Best of Last Week—The Zeno effect selfdriving cars and the genetic impact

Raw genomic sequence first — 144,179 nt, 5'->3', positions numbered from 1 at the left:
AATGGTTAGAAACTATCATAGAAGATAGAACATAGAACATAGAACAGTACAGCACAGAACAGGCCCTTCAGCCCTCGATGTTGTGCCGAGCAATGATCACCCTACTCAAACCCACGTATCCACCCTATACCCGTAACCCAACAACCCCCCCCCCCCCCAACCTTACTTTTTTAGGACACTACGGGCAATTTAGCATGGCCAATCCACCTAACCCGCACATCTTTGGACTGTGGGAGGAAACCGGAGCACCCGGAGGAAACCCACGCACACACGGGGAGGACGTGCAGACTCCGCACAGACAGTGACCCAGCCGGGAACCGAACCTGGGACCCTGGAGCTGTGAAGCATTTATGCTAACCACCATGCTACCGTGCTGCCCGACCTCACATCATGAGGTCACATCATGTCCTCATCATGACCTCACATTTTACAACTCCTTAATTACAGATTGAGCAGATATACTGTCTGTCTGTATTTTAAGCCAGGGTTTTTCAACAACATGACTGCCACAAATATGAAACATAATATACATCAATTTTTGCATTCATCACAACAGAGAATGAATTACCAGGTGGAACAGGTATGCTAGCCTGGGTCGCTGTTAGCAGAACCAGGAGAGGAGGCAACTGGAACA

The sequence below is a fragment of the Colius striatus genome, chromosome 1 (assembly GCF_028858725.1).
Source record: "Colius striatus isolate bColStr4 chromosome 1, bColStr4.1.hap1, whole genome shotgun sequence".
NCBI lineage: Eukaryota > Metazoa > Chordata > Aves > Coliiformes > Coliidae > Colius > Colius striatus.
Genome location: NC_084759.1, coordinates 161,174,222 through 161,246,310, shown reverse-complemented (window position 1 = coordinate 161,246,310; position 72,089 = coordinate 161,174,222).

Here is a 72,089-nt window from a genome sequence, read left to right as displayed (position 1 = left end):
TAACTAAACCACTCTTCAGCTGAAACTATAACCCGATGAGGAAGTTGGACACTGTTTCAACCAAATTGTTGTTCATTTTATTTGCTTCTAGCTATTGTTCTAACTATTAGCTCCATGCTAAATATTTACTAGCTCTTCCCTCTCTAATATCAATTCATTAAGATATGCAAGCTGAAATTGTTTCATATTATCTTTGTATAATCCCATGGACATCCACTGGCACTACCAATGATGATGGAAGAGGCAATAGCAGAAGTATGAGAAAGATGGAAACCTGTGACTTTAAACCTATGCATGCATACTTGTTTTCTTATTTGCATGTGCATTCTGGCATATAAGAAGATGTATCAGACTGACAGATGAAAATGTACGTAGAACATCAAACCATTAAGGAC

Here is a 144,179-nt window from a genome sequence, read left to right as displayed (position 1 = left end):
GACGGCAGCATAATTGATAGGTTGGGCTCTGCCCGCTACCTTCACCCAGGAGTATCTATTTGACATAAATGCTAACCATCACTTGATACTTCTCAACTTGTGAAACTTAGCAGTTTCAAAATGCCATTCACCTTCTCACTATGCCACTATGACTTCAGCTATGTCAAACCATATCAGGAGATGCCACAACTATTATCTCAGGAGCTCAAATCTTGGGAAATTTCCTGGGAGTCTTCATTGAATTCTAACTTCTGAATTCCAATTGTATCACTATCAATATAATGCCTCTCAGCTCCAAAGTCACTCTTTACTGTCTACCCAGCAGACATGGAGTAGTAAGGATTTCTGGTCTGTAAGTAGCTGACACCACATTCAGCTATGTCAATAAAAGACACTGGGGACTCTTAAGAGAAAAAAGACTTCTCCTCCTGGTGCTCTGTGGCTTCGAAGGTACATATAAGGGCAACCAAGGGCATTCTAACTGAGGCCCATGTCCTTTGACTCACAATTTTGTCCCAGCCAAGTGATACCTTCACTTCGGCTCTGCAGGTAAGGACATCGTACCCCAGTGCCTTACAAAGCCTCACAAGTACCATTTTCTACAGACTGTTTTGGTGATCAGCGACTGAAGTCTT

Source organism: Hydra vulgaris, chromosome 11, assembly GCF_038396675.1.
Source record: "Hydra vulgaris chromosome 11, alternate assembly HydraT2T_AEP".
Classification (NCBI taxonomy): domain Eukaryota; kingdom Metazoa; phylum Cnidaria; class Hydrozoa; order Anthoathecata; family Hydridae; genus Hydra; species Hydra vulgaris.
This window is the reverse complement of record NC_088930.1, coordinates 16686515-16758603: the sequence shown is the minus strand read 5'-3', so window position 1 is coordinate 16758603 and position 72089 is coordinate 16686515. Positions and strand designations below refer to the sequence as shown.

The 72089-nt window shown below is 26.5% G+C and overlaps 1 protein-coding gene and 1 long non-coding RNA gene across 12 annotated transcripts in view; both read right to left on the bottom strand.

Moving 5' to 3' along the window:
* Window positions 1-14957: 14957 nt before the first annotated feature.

first_img And another team with the National Institute of Standards and Technology found a way to experimentally demonstrate a 140-year-old prediction: A gas in perpetual non-equilibrium. They created a 3-dimensional cloud that never reached thermal equilibrium. In a more practical effort, a team at Cambridge University announced that they had developed a new method for scaling up quantum devices—allowing for control of 14 quantum dots with just 19 wires. Also somewhat related, a team of researchers at Harvard announced an experiment showing that light can go infinitely fast with a new on-chip material—the first on-chip metamaterial with a refractive index of zero.In other news, a group of geochemists at UCLA found evidence that suggests life on Earth likely started 4.1 billion years ago—much earlier than scientists thought—by studying zircons in a lab. And a trio of researchers (Jean-François Bonnefon, Azim Shariff and Iyad Rahwan) uploaded a paper to the preprint server arXiv, each looking at the ethical issues of self-driving cars. Each poses questions meant to stir policymakers into thinking about self-driving cars under ethical scenarios. Also, a team of researchers at the University of Queensland found 1500 ‘ageing’ genes that could lead to new treatments—which they suggest might lead to new ways to treat old age-related ailments. And an international team of researchers made an unexpected discovery—a comet that contains alcohol and sugar—comet Lovejoy , which left evidence of its makeup as it swept past our field of view this past February.And finally, if you are male and have been stressing about the impact that stress may be having on your body, you may have even more to worry about as a team at the University of Pennsylvania found that stressed dads affect offspring brain development through sperm microRNA. (Phys.org)—It was another banner week for physics as one team at Cornell verified the ‘Zeno effect,’ whereby atoms won’t move while observed. They conducted experiments in an Ultracold Lab and found that atoms that normally would tunnel under a given circumstance, would not if they were watched. Also another international team of researchers found a way to experimentally realize a quantum Hilbert hotel—they made two proposals, one theoretical the other experimental, both of which were based on an infinite number of quantum states. Physicists experimentally realize a quantum Hilbert hotel When the light “petals” (quantum states with an infinite number of values representing the infinite number of hotel rooms) in the top row are multiplied by 3, the number of petals in the bottom row is tripled—analogous to “tripling infinity.” Credit: Václav Potoček, et al. ©2015 American Physical Society Journal information: arXiv Explore further © 2015 Phys.org Citation: Best of Last Week—The Zeno effect, self-driving cars and the genetic impact of stress on offspring (2015, October 26) retrieved 18 August 2019 from https://phys.org/news/2015-10-weekthe-zeno-effect-self-driving-cars.html This document is subject to copyright. Apart from any fair dealing for the purpose of private study or research, no part may be reproduced without the written permission. The content is provided for information purposes only.last_img read more